Your Grace, it was tremendous, infuriating, enlightening reading, and I found myself wishing I'd managed to read it sooner. If it's not too grandiose a statement, you have done the world a favour.

Now, when's the sequel coming out? You know, the one where Mike Mann gets strapped to a table, Goldfinger-style, and left on a beach for the rising waters to drown him very very slowly...?

[BH adds: Thank you Mr E. Not imminently. I think the story has to play out for a while...]

Dec 10, 2010 at 1:51 PM | Unregistered CommenterMr Eugenides

Bishop Hill

This thread offers me the opportunity to recycle a reference to
an impressively powerful article on the economic issues re
alternative energy sources that I posted on WUWT on 19 November:

'Anthony

Here’s a businessman’s take on Scotland’s current energy policy
(Rupert Soames of Aggreko):
http://www.aggreko.com/media-centre/press-releases/speech-to-scottish-parliament.aspx

The contrast with economist Lord Stern’s approach to current US
energy policy is total.

[Acknowledgements for the URL to 'rentalpower' commenting in
Roger Pielke Jr's blog]'


Stephen Prower
Stevenage

Friday 10 December 2010

Dec 10, 2010 at 2:03 PM | Unregistered CommenterStephen Prower

Does he address any of the resource depletion memes?

Dec 10, 2010 at 2:08 PM | Unregistered CommenterFrosty

Frosty

Just in case you're referring to Rupert Soames rather than Tim
Worstall, in courtesy I should reply to you that although I had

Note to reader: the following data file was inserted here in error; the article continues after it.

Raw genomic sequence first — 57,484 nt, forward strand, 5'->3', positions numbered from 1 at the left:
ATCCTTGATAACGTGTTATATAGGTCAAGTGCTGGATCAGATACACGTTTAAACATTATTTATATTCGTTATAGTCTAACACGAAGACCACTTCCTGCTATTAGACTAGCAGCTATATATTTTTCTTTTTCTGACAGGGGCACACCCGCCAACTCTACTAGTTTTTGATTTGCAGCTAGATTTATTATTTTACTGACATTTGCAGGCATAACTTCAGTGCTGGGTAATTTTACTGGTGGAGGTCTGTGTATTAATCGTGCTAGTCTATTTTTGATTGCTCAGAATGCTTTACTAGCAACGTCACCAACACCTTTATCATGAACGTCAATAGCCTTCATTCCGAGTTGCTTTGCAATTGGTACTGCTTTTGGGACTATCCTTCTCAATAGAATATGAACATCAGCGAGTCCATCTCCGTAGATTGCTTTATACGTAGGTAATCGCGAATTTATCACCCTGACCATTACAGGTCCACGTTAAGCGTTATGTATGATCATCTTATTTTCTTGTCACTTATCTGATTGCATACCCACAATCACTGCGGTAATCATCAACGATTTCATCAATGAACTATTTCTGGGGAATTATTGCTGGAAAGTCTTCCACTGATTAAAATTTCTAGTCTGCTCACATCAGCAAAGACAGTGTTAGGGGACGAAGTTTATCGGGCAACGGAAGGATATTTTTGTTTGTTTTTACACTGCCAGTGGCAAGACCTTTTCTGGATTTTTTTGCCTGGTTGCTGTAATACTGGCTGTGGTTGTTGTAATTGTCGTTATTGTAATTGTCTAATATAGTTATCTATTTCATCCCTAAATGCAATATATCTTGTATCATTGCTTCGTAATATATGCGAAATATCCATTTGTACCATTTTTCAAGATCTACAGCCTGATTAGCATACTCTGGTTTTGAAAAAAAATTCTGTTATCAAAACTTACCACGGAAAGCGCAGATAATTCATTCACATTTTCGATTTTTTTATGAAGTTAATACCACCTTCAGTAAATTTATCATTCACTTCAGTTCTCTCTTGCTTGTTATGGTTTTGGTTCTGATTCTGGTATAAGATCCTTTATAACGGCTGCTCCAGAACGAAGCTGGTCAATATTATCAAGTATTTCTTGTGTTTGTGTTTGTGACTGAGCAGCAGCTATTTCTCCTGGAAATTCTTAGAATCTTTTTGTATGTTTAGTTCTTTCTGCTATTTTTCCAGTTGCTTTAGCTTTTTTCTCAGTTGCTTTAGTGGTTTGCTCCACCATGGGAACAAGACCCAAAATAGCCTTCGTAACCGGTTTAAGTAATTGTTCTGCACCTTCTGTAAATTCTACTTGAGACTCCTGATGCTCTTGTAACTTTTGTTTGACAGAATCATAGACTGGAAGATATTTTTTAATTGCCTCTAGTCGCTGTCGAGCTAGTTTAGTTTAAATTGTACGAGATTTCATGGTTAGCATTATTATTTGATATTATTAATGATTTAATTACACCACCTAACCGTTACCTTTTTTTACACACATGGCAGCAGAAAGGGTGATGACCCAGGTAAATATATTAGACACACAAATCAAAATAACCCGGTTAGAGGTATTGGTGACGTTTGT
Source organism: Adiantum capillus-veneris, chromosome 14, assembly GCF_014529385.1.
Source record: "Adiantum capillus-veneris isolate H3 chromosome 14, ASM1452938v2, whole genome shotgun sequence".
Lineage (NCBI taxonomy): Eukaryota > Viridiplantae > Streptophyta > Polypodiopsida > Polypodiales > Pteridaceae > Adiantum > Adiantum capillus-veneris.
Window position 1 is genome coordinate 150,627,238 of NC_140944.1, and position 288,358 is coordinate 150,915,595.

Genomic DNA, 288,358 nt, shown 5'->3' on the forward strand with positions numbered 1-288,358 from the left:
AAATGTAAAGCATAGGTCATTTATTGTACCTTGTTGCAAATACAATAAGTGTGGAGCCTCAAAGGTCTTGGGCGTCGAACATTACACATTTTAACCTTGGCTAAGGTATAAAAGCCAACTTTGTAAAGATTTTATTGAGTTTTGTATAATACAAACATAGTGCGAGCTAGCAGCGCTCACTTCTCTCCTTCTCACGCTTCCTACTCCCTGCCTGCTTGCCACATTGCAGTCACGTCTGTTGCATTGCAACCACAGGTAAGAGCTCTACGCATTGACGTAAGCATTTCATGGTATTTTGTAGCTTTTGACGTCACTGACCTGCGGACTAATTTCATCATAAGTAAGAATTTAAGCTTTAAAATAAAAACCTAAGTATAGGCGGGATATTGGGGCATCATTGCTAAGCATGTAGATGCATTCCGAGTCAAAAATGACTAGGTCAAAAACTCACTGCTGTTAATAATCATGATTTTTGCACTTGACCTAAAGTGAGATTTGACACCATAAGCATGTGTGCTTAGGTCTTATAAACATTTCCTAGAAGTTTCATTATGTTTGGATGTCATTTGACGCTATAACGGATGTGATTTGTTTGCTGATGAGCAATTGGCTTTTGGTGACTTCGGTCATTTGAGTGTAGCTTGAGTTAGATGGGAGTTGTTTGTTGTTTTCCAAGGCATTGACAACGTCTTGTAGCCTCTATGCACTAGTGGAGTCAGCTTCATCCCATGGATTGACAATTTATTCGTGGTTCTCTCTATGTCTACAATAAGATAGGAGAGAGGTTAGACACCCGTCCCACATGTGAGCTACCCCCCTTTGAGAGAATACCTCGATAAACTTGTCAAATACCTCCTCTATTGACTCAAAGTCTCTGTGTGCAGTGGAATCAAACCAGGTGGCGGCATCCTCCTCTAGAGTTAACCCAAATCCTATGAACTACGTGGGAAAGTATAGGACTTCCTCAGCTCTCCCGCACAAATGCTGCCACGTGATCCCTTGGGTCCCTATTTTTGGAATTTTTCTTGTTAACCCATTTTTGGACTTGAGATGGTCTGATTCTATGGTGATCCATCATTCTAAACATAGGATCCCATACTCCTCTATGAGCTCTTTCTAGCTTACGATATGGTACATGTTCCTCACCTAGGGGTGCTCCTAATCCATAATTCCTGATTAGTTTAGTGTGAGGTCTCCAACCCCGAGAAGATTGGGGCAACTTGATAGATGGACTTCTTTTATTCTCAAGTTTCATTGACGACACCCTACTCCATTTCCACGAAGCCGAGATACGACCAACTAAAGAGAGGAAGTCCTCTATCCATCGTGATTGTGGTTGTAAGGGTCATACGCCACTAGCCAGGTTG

no problems with Rupert Soames' speech, which was delivered to a
lay audience in lay language, I am afraid that highly technical
terms such as 'resource depletion memes' are above my head.


Stephen Prower

Friday 10 December 2010

Dec 10, 2010 at 2:35 PM | Unregistered CommenterStephen Prower

Let us form a Society of Friends to place a copy in every hotel and motel room around the World that the truth be known. (Life was so much easier not too many years ago;-)

Dec 10, 2010 at 3:00 PM | Unregistered CommenterPascvaks

"Gifted" is certainly a verb, gifted to use by the Vikings.

--gift tr.v. gift·ed, gift·ing, gifts. 1. Usage Problem. To present with a gift. 2. To endow with. [Middle English, from Old Norse. See ghabh- below.]

It would make a wonderful Christmas gift for your children. Not as much fun as a new game for the X box, or as wanted as a iPhone, but definitely much better for them.

It is not yet available in the US, according to Amazon. You would think Stacey's had learn their lesson about printing in the US by now after their fiasco with HSI

Dec 10, 2010 at 3:00 PM | Unregistered CommenterDon Pablo de la Sierra

As a matter of fact I recently left HSI at Sandy Lane Hotel on Barbados in the hope that it will be picked up by Simon Cowell over Christmas. I await the new seasons of X-factor, America got talent etc with bated breath.............

Dec 10, 2010 at 3:23 PM | Unregistered CommenterH

The Germans have a "gift" too. Always had a feeling the English took it from the Germans who learned it from the Greeks.

Dec 10, 2010 at 4:21 PM | Unregistered CommenterPascvaks

Resource depletion is dealt with, yes.

Partly by pointing out that humans don't consume resources, we create them. But if that's too much for people then by pointing out that while there are resource limits (the number of copper atoms for example) they're so huge that they're way, way, beyond the more normal economic and technological limits.